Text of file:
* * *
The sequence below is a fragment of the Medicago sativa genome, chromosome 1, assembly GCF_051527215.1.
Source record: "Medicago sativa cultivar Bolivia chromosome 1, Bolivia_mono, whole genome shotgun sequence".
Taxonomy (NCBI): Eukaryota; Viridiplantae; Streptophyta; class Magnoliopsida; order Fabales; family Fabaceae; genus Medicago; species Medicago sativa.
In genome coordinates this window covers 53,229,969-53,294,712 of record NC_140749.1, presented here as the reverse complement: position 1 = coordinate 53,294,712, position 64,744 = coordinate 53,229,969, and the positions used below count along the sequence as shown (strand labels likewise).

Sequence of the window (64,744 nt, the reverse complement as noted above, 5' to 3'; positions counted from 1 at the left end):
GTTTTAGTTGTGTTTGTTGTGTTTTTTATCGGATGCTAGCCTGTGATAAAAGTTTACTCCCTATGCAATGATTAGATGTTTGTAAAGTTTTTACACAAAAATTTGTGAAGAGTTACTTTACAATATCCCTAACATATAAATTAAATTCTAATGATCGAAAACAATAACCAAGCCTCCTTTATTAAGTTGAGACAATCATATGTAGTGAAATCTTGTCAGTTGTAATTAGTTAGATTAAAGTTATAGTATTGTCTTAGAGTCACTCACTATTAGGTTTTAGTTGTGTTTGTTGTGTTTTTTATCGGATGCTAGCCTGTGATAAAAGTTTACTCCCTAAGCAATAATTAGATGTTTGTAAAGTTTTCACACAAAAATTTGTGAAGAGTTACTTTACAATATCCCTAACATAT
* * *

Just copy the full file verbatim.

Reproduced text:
The sequence below is a fragment of the Medicago sativa genome, chromosome 1, assembly GCF_051527215.1.
Source record: "Medicago sativa cultivar Bolivia chromosome 1, Bolivia_mono, whole genome shotgun sequence".
Taxonomy (NCBI): Eukaryota; Viridiplantae; Streptophyta; class Magnoliopsida; order Fabales; family Fabaceae; genus Medicago; species Medicago sativa.
In genome coordinates this window covers 53,229,969-53,294,712 of record NC_140749.1, presented here as the reverse complement: position 1 = coordinate 53,294,712, position 64,744 = coordinate 53,229,969, and the positions used below count along the sequence as shown (strand labels likewise).

Sequence of the window (64,744 nt, the reverse complement as noted above, 5' to 3'; positions counted from 1 at the left end):
GTTTTAGTTGTGTTTGTTGTGTTTTTTATCGGATGCTAGCCTGTGATAAAAGTTTACTCCCTATGCAATGATTAGATGTTTGTAAAGTTTTTACACAAAAATTTGTGAAGAGTTACTTTACAATATCCCTAACATATAAATTAAATTCTAATGATCGAAAACAATAACCAAGCCTCCTTTATTAAGTTGAGACAATCATATGTAGTGAAATCTTGTCAGTTGTAATTAGTTAGATTAAAGTTATAGTATTGTCTTAGAGTCACTCACTATTAGGTTTTAGTTGTGTTTGTTGTGTTTTTTATCGGATGCTAGCCTGTGATAAAAGTTTACTCCCTAAGCAATAATTAGATGTTTGTAAAGTTTTCACACAAAAATTTGTGAAGAGTTACTTTACAATATCCCTAACATAT